Dr. Chatterjee (Dev Patel), Imdad Khan (Sir Ben Kingsley), and Dr. Marshall (Richard Ayoade) stand in a mint-green tinted hospital room.

Dr. Chatterjee (Dev Patel), Imdad Khan (Sir Ben Kingsley), and Dr. Marshall (Richard Ayoade)

Cumberbatch: It’s meat and drink to have these challenges as an actor, and sometimes you’re left going, Did I really throw that all out there? The endeavor of it was so satisfyingly exhausting. And Wes, you’re also terribly generous. It hit the skids on more than one occasion with me going, “I can’t do this.” He was so good at exorcizing the fear and just carrying on. You felt that you could breathe again, and it was alright to fail.

Anderson: For me, being on the set, I can see sometimes I’ve made something difficult because we’re not cutting, for instance. It might be a long take and there’s a lot of things moving around. But . . . your performances are telling us a story so directly in every one of these shots. So, even when I could see it was challenging and we would do a lot of takes — because sometimes there’s also some complicated thing happening with the set or there are a number of people who have to all work together to make it work — still, it was always a pleasure just watching you play. Dev, when you say it’s exhausting, even compared to working in an action movie, I think of this shot where you go down the hospital corridor. It was a lot of takes with a lot of people moving around, and Dev is talking constantly through the whole thing. To walk fast, looking backward, dodging people and telling us a story with a lot of words during that, is a big, physical, challenging thing to do. I can see how it could be draining. And by the way, that’s not the only thing we did that day.

Patel: It’s a testament to Wes though, because he knows you’re going in on the deep end, but at the same time he approaches the scenarios with so much humor. He’s got this very gentle way to slowly push a few more chips forward. He’s like, “Okay, we’ve landed this triple axel. Now, why don’t we add a little bit of this and then a bit more of that?” Slowly, more threads are woven into this already complex tapestry. And it’s not just the actors. I mean that shot Wes is talking about, it’s a real technical feat. There’s so much preparation and planning that has gone in before we even arrive to set. Some of these camera moves, these guys have been practicing for weeks.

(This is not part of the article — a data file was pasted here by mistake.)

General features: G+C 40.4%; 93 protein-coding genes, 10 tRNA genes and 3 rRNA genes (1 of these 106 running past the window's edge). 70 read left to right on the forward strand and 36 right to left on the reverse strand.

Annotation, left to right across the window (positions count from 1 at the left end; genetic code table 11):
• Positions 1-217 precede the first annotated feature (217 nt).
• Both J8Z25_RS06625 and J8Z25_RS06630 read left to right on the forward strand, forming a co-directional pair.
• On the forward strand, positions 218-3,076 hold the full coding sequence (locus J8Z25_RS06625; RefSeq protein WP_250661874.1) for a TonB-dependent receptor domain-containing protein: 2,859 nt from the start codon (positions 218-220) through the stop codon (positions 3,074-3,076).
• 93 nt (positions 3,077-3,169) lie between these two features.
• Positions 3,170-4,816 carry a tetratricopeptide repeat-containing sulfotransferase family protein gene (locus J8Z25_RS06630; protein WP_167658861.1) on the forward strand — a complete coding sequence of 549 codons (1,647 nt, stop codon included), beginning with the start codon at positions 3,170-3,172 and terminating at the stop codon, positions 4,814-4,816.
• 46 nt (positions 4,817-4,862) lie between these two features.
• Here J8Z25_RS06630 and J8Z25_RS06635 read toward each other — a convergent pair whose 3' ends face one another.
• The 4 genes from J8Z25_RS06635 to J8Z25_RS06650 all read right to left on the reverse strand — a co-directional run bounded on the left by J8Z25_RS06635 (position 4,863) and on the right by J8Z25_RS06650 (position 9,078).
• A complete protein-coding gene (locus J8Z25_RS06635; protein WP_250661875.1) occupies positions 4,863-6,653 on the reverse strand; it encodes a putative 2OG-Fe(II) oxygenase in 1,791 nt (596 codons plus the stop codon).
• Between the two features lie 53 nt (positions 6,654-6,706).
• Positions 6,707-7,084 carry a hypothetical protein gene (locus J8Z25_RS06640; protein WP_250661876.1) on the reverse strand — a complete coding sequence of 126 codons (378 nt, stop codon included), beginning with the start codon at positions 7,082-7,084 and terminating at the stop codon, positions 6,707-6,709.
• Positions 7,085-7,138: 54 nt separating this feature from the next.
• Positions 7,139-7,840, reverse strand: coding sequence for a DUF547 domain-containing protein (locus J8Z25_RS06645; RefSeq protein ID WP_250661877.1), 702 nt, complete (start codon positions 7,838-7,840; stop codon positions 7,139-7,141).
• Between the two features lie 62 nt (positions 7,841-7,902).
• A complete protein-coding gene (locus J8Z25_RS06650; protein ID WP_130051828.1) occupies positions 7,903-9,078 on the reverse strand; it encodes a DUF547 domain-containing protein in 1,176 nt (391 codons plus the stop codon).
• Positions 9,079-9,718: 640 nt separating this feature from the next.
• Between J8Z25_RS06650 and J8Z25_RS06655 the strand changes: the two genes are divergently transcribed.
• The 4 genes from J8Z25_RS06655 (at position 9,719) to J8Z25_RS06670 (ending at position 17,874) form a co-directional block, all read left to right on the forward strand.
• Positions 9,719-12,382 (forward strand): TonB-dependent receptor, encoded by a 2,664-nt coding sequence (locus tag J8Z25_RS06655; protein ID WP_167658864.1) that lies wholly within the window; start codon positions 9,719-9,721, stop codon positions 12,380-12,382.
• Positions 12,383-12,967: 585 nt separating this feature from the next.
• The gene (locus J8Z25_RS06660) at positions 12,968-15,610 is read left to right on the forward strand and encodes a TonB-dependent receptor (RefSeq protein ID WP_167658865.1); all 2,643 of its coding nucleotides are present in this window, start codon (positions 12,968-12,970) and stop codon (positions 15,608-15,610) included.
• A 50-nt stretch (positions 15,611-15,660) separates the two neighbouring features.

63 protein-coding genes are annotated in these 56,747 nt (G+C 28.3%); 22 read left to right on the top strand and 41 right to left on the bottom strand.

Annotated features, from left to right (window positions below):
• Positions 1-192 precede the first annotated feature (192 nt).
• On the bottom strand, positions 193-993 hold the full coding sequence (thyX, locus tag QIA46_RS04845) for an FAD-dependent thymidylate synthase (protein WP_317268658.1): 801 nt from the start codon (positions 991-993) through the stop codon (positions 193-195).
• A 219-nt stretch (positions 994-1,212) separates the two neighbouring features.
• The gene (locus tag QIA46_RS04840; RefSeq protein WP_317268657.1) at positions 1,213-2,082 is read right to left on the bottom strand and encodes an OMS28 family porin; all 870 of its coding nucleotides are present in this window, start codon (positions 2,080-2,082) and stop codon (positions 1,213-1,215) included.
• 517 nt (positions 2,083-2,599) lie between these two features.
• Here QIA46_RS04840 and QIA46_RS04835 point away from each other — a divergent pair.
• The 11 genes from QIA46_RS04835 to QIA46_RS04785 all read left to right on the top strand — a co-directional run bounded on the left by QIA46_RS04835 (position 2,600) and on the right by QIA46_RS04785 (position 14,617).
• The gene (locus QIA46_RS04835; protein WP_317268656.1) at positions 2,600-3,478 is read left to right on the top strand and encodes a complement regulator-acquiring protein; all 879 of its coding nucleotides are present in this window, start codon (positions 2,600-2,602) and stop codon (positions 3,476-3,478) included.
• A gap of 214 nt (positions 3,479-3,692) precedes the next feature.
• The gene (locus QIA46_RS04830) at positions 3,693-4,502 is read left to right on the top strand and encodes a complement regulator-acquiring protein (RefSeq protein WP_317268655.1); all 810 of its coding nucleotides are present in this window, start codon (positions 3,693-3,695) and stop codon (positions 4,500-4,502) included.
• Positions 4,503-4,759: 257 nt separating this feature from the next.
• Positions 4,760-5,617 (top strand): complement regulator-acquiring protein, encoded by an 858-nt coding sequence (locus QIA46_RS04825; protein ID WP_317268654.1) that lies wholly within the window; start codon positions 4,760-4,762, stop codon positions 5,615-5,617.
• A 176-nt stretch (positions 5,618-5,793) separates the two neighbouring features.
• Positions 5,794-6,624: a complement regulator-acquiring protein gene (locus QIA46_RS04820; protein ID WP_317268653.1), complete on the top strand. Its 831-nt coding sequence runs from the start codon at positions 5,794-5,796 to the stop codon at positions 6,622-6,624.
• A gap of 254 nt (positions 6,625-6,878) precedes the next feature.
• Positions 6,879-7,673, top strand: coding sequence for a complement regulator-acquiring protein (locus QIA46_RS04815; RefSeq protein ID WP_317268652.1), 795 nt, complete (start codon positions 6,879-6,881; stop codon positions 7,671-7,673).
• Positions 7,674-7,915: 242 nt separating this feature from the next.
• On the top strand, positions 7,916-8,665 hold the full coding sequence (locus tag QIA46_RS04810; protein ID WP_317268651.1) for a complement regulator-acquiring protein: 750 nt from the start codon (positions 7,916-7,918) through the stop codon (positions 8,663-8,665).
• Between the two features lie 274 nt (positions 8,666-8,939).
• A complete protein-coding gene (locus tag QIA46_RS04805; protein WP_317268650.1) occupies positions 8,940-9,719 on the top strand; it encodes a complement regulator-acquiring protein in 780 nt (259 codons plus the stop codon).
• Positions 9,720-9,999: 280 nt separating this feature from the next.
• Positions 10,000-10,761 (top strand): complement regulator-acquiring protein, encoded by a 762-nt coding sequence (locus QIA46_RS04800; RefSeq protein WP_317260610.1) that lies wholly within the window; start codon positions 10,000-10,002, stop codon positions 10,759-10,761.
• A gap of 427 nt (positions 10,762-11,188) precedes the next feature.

Cumberbatch: It does create that sort of collegiate thing. There’s often that divide, which I can’t stand, between what’s termed as technicians and whoever’s in front of the camera. It’s like, come on, the talent was first on here when that flap went up that’s been painted by someone who’s incredibly talented, that’s now going to be lit by somebody who’s talented. You are part of many different moving parts [that] create that one moment that works.

Henry Sugar (Benedict Cumberbatch) drives a red car in front of a screen with an image of a dusty road.